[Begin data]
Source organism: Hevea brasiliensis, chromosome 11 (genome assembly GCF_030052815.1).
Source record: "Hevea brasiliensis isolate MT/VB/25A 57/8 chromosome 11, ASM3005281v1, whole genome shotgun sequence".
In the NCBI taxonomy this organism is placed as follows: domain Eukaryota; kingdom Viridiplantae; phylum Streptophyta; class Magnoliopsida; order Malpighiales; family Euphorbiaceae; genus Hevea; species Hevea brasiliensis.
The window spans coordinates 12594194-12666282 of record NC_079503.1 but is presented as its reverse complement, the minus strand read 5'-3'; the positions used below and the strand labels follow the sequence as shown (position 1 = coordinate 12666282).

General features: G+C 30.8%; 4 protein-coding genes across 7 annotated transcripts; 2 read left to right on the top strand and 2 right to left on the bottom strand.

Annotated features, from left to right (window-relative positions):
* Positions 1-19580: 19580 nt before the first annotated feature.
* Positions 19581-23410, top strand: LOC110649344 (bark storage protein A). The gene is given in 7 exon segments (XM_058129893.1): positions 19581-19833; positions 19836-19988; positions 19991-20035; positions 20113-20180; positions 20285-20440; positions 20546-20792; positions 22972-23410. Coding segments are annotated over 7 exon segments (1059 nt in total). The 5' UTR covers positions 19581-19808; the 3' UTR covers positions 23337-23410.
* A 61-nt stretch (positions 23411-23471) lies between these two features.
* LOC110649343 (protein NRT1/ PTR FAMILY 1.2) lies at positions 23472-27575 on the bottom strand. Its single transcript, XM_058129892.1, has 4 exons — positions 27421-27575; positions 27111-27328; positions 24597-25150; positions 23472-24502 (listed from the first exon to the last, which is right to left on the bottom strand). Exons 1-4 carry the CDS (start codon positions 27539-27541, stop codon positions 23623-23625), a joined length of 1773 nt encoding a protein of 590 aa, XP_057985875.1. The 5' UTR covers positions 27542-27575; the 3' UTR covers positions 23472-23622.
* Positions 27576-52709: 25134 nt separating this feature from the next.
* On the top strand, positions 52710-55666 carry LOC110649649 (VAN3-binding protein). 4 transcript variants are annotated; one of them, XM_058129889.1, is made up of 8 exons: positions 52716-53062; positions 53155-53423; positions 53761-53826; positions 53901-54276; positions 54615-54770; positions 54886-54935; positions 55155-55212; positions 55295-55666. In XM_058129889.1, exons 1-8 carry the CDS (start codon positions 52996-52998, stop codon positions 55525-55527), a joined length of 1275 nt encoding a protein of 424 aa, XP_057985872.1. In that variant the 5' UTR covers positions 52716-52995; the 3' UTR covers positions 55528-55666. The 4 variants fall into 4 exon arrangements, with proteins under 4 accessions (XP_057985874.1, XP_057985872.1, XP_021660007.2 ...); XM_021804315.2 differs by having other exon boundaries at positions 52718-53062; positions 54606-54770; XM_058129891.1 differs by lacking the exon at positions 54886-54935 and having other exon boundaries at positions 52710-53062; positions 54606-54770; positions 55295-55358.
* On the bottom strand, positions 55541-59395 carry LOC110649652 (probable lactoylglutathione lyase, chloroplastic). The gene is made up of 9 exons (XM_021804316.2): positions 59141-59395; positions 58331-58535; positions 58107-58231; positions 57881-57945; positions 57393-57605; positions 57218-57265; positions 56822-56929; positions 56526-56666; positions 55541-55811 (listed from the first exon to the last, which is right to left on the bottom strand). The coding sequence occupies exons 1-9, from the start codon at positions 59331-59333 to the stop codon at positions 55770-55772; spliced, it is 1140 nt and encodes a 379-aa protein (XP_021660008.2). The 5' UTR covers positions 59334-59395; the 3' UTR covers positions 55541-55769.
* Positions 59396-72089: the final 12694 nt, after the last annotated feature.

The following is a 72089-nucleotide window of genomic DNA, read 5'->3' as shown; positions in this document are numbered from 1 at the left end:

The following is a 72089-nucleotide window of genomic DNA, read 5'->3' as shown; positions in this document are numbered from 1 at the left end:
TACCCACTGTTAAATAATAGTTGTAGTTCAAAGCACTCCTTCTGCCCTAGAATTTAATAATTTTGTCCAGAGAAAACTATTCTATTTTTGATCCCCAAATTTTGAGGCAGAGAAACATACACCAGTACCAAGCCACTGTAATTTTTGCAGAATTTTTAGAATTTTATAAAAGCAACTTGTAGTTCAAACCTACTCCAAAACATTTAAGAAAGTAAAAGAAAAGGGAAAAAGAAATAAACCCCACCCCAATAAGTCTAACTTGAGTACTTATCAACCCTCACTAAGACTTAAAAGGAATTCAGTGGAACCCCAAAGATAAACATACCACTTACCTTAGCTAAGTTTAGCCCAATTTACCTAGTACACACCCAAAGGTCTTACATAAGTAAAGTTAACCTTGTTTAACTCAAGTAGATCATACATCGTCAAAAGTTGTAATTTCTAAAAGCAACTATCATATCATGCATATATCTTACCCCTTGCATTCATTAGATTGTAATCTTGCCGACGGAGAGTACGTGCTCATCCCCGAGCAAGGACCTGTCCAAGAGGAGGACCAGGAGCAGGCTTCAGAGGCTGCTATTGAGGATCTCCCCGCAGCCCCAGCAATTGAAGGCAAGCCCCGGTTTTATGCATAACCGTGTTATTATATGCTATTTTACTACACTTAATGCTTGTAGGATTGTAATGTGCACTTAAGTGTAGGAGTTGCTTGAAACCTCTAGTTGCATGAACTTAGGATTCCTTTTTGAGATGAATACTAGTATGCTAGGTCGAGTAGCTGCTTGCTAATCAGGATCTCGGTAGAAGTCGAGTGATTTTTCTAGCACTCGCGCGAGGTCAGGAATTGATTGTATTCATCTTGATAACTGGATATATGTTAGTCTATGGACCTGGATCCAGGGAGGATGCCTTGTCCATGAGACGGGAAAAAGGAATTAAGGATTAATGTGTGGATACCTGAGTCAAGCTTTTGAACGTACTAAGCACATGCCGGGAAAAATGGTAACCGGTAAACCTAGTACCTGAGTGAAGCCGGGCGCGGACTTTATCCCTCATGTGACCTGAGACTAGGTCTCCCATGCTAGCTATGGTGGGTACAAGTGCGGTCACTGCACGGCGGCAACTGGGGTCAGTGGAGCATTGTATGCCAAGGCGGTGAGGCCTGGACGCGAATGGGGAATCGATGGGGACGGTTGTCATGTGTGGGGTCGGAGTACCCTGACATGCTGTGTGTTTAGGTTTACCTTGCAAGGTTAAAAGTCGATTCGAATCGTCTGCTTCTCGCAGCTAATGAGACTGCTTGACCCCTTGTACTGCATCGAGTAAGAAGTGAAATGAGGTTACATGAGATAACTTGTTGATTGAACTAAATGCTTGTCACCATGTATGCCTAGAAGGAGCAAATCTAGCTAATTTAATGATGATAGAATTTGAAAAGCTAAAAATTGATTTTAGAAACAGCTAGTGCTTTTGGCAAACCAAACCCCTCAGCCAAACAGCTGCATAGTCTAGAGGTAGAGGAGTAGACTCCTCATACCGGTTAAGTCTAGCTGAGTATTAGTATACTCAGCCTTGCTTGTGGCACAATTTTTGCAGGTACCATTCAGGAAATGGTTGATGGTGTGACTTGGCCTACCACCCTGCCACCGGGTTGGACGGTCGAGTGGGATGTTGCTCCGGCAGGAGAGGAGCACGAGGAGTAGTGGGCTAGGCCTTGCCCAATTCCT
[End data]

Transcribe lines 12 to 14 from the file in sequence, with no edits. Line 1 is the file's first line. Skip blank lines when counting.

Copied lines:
* On the top strand, positions 52710-55666 carry LOC110649649 (VAN3-binding protein). 4 transcript variants are annotated; one of them, XM_058129889.1, is made up of 8 exons: positions 52716-53062; positions 53155-53423; positions 53761-53826; positions 53901-54276; positions 54615-54770; positions 54886-54935; positions 55155-55212; positions 55295-55666. In XM_058129889.1, exons 1-8 carry the CDS (start codon positions 52996-52998, stop codon positions 55525-55527), a joined length of 1275 nt encoding a protein of 424 aa, XP_057985872.1. In that variant the 5' UTR covers positions 52716-52995; the 3' UTR covers positions 55528-55666. The 4 variants fall into 4 exon arrangements, with proteins under 4 accessions (XP_057985874.1, XP_057985872.1, XP_021660007.2 ...); XM_021804315.2 differs by having other exon boundaries at positions 52718-53062; positions 54606-54770; XM_058129891.1 differs by lacking the exon at positions 54886-54935 and having other exon boundaries at positions 52710-53062; positions 54606-54770; positions 55295-55358.
* On the bottom strand, positions 55541-59395 carry LOC110649652 (probable lactoylglutathione lyase, chloroplastic). The gene is made up of 9 exons (XM_021804316.2): positions 59141-59395; positions 58331-58535; positions 58107-58231; positions 57881-57945; positions 57393-57605; positions 57218-57265; positions 56822-56929; positions 56526-56666; positions 55541-55811 (listed from the first exon to the last, which is right to left on the bottom strand). The coding sequence occupies exons 1-9, from the start codon at positions 59331-59333 to the stop codon at positions 55770-55772; spliced, it is 1140 nt and encodes a 379-aa protein (XP_021660008.2). The 5' UTR covers positions 59334-59395; the 3' UTR covers positions 55541-55769.
* Positions 59396-72089: the final 12694 nt, after the last annotated feature.